The SHP’s observation of specific communities and the production of new controllable zones for Vietnamese farmers was just one interpretation of what “pacification” could mean for the US Military and its research institutions. As Thomas Scoville notes in his history of pacification in Vietnam, the exact definition of the term in fact remained unclear throughout the war:
There was never agreement among Americans in Vietnam on just what pacification was and how it might be achieved. Some saw it as controlling the population; others as winning the people’s allegiance. Some viewed it as a short-term military operation aimed at quashing opposition; others as a long-term process of bringing, in addition to security, economic, political, and social development to the people. (3)
By October 1966, McNamara was seeking new ways to get a clearer picture of the counterinsurgency efforts in Vietnam, and asked the CIA to develop a system to measure progress – and regress, as the case may be – in the pacification programmes (Ahern 231). The CIA were brief in their response, quickly developing a proposal for what became known later as the Hamlet Evaluation System (HES): “Mandated on a Monday, brainstormed on Wednesday, and coordinated inside CIA on Thursday, the proposal reached Secretary McNamara on Friday. He approved it on the spot, after which it received pro forma review in the State and Defense Departments” (Ahern 233). The following year, the system was installed as part of a bureaucratic assemblage consisting of both military and civilian organisations. It was led by Civil Operations and Revolutionary Development Support (CORDS), and implemented by Military Assistance Command Vietnam (MACV), a branch of the US Military charged with responsibilities such as running psychological operations, aid programmes and pacification campaigns. As Ben Connable puts it, “MACV was the neck of the funnel for nearly all field reports on operations, intelligence, pacification, and other data categories” (99). In order to get a sufficiently high-resolution perspective on the narrative of the counterinsurgency, the designers of the system recommended that MACV collect data on a hamlet level, which ultimately amounted to over 12,000 hamlets.
The task of the HES was to quantify the pacification status in regions outside the cities by assigning security ratings ranging from ‘A’ (friendly) down to ‘E’ (contested) for each hamlet, the majority of which were situated in remote rural areas. MACV staff known as District Advisors were given an allocation of hamlets to be visited on a monthly basis, whereupon they would liaise with local chiefs and complete questionnaires rating the state of security and development of each particular hamlet. The original HES version had a total of eighteen questions, each with up to five possible answers. Subsequent reviews by the Simulmatics Corporation (de Sola Pool et al.), RAND (Sweetland), and ARPA (Prince and Adkins) appended new questions and altered the scope of responses. Typical questions varied from the degree of Vietcong presence in the area during different times of the day, to the number of households that own radios, to forms of economic activities local to the hamlet (see MACCORDS 303-336). The design of the Hamlet Evaluation System aimed to maximise efficiency, speed up reporting times,and enable the operation to be practicable on an almost national scale by implementing newly available computer systems: “Automated Data Processing is used in the HES to minimise the district advisors’ workload and also to facilitate the storage, tabulation, and analysis of the reported information” (Brigham 2). The quantity of data produced from the system is impressive:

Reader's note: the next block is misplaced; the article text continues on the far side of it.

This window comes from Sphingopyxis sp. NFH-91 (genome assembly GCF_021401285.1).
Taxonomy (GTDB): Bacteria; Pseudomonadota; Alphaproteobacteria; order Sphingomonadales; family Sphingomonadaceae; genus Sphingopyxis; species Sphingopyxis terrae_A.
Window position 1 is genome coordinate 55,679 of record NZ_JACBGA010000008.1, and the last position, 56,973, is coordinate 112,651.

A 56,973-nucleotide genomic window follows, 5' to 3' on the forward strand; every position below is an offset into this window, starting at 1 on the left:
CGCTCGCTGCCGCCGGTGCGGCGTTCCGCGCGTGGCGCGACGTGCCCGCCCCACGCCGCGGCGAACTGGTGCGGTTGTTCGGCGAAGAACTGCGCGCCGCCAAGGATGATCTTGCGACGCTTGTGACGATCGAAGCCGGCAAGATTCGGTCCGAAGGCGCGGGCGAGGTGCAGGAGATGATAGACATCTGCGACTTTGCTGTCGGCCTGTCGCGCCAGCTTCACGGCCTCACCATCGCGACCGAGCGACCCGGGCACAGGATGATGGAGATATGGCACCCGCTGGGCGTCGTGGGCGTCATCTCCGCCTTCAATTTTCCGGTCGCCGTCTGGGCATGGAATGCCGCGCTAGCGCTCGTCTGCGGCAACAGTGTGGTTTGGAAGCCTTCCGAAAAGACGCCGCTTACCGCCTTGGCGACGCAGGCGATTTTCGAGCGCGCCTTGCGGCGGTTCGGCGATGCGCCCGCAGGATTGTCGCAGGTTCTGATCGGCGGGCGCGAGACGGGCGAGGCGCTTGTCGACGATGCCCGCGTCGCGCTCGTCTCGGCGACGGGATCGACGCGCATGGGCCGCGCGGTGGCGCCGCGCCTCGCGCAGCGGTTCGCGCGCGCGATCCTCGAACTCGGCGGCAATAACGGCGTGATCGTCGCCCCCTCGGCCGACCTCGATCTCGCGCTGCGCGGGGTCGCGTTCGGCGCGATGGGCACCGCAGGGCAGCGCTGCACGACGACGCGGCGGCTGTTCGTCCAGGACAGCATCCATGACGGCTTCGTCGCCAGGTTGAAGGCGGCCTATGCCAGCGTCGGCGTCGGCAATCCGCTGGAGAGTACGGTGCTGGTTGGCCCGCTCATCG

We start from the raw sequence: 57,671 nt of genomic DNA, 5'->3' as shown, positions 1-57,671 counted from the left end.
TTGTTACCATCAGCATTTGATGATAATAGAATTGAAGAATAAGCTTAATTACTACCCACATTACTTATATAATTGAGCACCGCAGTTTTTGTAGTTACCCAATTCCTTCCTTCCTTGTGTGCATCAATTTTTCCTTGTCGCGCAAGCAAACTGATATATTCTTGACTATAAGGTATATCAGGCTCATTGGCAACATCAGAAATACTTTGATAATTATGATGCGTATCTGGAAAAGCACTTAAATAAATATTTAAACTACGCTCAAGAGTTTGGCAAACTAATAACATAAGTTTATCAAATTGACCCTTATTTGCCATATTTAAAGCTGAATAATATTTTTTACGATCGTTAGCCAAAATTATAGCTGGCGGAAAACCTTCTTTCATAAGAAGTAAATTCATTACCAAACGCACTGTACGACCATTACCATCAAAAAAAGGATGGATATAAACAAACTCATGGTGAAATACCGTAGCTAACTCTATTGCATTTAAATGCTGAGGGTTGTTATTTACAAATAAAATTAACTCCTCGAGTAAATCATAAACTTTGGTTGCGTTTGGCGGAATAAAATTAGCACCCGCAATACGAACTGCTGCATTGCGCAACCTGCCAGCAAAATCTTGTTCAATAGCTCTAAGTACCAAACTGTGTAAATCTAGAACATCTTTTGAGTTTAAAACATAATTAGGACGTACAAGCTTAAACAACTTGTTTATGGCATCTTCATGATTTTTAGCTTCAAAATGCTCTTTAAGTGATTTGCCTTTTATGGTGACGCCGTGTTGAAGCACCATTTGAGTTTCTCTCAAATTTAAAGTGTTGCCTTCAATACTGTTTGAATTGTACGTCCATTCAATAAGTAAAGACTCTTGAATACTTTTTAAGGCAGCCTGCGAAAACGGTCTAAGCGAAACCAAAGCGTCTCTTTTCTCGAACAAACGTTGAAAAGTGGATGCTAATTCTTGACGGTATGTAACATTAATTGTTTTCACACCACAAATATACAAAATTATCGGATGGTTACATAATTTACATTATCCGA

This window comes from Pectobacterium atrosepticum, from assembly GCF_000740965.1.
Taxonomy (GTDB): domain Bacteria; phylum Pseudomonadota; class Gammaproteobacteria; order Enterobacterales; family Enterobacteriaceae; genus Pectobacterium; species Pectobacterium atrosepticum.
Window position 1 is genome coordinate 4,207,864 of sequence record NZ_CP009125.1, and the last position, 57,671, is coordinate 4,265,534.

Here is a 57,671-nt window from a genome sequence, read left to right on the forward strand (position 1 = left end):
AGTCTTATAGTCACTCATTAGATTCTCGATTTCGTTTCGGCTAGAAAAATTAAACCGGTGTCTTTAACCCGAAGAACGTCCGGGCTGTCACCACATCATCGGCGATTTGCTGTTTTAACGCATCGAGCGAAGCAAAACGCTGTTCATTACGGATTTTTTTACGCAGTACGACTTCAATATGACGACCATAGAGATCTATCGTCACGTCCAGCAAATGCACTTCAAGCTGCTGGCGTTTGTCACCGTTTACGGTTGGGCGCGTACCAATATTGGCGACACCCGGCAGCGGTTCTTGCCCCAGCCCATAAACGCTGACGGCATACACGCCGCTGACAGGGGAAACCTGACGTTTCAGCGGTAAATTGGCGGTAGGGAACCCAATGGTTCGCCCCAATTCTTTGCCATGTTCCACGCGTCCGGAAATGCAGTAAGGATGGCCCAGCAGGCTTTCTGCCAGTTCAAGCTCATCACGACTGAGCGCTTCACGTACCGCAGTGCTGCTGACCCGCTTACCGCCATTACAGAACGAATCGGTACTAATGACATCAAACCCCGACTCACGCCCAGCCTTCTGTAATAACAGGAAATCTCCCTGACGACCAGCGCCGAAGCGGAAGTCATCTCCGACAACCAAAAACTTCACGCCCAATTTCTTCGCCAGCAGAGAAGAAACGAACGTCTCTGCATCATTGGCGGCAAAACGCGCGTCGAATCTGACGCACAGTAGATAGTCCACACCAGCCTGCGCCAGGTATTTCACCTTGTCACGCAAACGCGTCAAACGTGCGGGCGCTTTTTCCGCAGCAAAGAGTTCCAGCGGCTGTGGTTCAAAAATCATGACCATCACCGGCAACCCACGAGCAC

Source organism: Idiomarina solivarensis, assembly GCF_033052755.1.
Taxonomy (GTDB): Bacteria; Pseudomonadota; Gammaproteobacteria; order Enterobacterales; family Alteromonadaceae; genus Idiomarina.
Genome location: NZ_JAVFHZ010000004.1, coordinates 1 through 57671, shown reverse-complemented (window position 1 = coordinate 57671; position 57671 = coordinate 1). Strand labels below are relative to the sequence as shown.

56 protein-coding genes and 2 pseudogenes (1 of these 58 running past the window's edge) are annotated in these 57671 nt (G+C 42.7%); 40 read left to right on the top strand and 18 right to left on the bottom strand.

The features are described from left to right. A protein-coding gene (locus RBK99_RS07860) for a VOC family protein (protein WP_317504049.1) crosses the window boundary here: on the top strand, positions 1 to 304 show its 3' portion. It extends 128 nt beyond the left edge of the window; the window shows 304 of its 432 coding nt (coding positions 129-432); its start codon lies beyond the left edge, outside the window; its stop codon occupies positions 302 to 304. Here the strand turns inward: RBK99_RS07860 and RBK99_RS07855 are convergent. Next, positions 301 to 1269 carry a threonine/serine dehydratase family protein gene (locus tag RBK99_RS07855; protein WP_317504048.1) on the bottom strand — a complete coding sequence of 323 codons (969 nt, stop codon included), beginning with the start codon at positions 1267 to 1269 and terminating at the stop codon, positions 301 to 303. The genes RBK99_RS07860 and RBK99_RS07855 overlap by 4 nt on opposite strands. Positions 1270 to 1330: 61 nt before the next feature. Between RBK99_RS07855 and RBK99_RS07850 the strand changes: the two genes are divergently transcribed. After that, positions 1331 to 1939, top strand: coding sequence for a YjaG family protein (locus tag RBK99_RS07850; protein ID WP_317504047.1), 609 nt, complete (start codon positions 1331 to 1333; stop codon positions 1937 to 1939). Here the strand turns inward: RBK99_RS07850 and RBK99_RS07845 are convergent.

Every month, the HES produced approximately 90,000 pages of data and reports. This means that over the course of just four of the years in which the system was fully functional, it produced more than 4.3 million pages of information, and each page may have contained ten, 20, or more discrete elements of data – perhaps 40 million pieces of data, as a round estimate. (Connable 120)
It is important to note that the HES was not the only data collection system in use by the US Military at the time. A collection of systems documented in the US National Archives in Washington point to a widespread systematisation of conflict, ranging from logistical control of supply chains to terrorist activity databases. A parallel programme to the HES, also run by CORDS, called Phung Hoang (or Phoenix Programme), sought to construct a list of individuals working for or sympathetic to the Vietcong and subsequently — according to the US Military euphemism — “neutralize them” (CORDS 1). According to Tim Weiner, the total number of Vietcong suspects killed in the Phung Hoang programme amounts to more than 20,000 “at a minimum” (394). Also in operation at the time were the National Police Infrastructure Analysis SubSystem (NPIASS) — a GVN-collated database of criminals — and the Pacification Attitude Analysis System (PAAS), which attempted to carry out opinion polls on the population of South Vietnam (see US National Archives).